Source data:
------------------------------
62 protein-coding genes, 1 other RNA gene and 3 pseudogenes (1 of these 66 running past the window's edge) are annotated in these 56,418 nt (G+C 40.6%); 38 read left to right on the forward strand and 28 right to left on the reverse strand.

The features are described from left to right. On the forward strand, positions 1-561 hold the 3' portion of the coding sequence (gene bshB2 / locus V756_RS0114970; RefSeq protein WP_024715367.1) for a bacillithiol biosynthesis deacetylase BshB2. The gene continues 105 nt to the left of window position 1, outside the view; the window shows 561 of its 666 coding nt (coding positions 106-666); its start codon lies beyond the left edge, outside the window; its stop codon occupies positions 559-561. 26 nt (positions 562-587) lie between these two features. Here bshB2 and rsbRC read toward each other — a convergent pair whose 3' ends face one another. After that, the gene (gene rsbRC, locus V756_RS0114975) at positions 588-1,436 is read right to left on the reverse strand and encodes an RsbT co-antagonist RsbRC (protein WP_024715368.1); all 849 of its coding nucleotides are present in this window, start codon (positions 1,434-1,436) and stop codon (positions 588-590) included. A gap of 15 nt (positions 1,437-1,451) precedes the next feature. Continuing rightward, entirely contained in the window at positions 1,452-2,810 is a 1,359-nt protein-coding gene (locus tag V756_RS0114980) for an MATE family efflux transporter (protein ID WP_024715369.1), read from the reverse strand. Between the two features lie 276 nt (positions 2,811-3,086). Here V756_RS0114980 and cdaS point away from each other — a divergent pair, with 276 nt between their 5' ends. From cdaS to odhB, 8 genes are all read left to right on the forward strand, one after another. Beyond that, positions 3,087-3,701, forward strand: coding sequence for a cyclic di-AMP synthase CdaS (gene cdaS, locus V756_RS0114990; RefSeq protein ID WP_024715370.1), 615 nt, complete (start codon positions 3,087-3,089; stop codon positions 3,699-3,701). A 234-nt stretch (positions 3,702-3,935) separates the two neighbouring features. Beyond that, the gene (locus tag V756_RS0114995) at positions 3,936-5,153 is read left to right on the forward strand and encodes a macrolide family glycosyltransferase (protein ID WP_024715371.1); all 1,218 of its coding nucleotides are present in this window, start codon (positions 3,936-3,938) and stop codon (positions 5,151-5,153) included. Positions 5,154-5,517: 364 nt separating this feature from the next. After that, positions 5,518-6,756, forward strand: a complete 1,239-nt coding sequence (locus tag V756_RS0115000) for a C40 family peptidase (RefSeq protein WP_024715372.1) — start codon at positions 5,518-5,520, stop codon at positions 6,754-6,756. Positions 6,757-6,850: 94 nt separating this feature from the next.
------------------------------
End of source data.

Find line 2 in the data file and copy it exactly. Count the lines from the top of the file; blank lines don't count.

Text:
The features are described from left to right. On the forward strand, positions 1-561 hold the 3' portion of the coding sequence (gene bshB2 / locus V756_RS0114970; RefSeq protein WP_024715367.1) for a bacillithiol biosynthesis deacetylase BshB2. The gene continues 105 nt to the left of window position 1, outside the view; the window shows 561 of its 666 coding nt (coding positions 106-666); its start codon lies beyond the left edge, outside the window; its stop codon occupies positions 559-561. 26 nt (positions 562-587) lie between these two features. Here bshB2 and rsbRC read toward each other — a convergent pair whose 3' ends face one another. After that, the gene (gene rsbRC, locus V756_RS0114975) at positions 588-1,436 is read right to left on the reverse strand and encodes an RsbT co-antagonist RsbRC (protein WP_024715368.1); all 849 of its coding nucleotides are present in this window, start codon (positions 1,434-1,436) and stop codon (positions 588-590) included. A gap of 15 nt (positions 1,437-1,451) precedes the next feature. Continuing rightward, entirely contained in the window at positions 1,452-2,810 is a 1,359-nt protein-coding gene (locus tag V756_RS0114980) for an MATE family efflux transporter (protein ID WP_024715369.1), read from the reverse strand. Between the two features lie 276 nt (positions 2,811-3,086). Here V756_RS0114980 and cdaS point away from each other — a divergent pair, with 276 nt between their 5' ends. From cdaS to odhB, 8 genes are all read left to right on the forward strand, one after another. Beyond that, positions 3,087-3,701, forward strand: coding sequence for a cyclic di-AMP synthase CdaS (gene cdaS, locus V756_RS0114990; RefSeq protein ID WP_024715370.1), 615 nt, complete (start codon positions 3,087-3,089; stop codon positions 3,699-3,701). A 234-nt stretch (positions 3,702-3,935) separates the two neighbouring features. Beyond that, the gene (locus tag V756_RS0114995) at positions 3,936-5,153 is read left to right on the forward strand and encodes a macrolide family glycosyltransferase (protein ID WP_024715371.1); all 1,218 of its coding nucleotides are present in this window, start codon (positions 3,936-3,938) and stop codon (positions 5,151-5,153) included. Positions 5,154-5,517: 364 nt separating this feature from the next. After that, positions 5,518-6,756, forward strand: a complete 1,239-nt coding sequence (locus tag V756_RS0115000) for a C40 family peptidase (RefSeq protein WP_024715372.1) — start codon at positions 5,518-5,520, stop codon at positions 6,754-6,756. Positions 6,757-6,850: 94 nt separating this feature from the next.